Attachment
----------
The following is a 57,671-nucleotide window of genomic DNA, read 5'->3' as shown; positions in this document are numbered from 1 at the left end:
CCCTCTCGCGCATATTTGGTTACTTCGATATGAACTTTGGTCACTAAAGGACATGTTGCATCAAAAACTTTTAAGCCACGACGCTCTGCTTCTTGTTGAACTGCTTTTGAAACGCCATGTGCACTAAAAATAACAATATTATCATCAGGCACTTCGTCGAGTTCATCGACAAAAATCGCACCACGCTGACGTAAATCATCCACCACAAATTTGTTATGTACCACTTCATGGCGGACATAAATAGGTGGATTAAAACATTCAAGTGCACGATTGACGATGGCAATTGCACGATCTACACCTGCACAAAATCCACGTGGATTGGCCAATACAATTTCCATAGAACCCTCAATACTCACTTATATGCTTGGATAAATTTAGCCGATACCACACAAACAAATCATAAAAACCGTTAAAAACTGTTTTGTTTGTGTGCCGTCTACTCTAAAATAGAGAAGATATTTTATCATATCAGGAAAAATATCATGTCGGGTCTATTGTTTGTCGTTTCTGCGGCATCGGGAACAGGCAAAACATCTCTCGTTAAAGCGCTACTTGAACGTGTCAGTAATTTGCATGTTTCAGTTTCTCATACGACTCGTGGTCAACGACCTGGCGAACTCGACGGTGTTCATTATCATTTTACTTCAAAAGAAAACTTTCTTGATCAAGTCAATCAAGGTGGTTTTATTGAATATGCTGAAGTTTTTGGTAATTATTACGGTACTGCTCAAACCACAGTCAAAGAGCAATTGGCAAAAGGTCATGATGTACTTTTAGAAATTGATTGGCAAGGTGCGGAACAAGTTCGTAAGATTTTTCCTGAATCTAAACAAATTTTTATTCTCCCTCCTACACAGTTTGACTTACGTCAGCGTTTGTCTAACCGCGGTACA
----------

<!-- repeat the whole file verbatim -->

The following is a 57,671-nucleotide window of genomic DNA, read 5'->3' as shown; positions in this document are numbered from 1 at the left end:
CCCTCTCGCGCATATTTGGTTACTTCGATATGAACTTTGGTCACTAAAGGACATGTTGCATCAAAAACTTTTAAGCCACGACGCTCTGCTTCTTGTTGAACTGCTTTTGAAACGCCATGTGCACTAAAAATAACAATATTATCATCAGGCACTTCGTCGAGTTCATCGACAAAAATCGCACCACGCTGACGTAAATCATCCACCACAAATTTGTTATGTACCACTTCATGGCGGACATAAATAGGTGGATTAAAACATTCAAGTGCACGATTGACGATGGCAATTGCACGATCTACACCTGCACAAAATCCACGTGGATTGGCCAATACAATTTCCATAGAACCCTCAATACTCACTTATATGCTTGGATAAATTTAGCCGATACCACACAAACAAATCATAAAAACCGTTAAAAACTGTTTTGTTTGTGTGCCGTCTACTCTAAAATAGAGAAGATATTTTATCATATCAGGAAAAATATCATGTCGGGTCTATTGTTTGTCGTTTCTGCGGCATCGGGAACAGGCAAAACATCTCTCGTTAAAGCGCTACTTGAACGTGTCAGTAATTTGCATGTTTCAGTTTCTCATACGACTCGTGGTCAACGACCTGGCGAACTCGACGGTGTTCATTATCATTTTACTTCAAAAGAAAACTTTCTTGATCAAGTCAATCAAGGTGGTTTTATTGAATATGCTGAAGTTTTTGGTAATTATTACGGTACTGCTCAAACCACAGTCAAAGAGCAATTGGCAAAAGGTCATGATGTACTTTTAGAAATTGATTGGCAAGGTGCGGAACAAGTTCGTAAGATTTTTCCTGAATCTAAACAAATTTTTATTCTCCCTCCTACACAGTTTGACTTACGTCAGCGTTTGTCTAACCGCGGTACA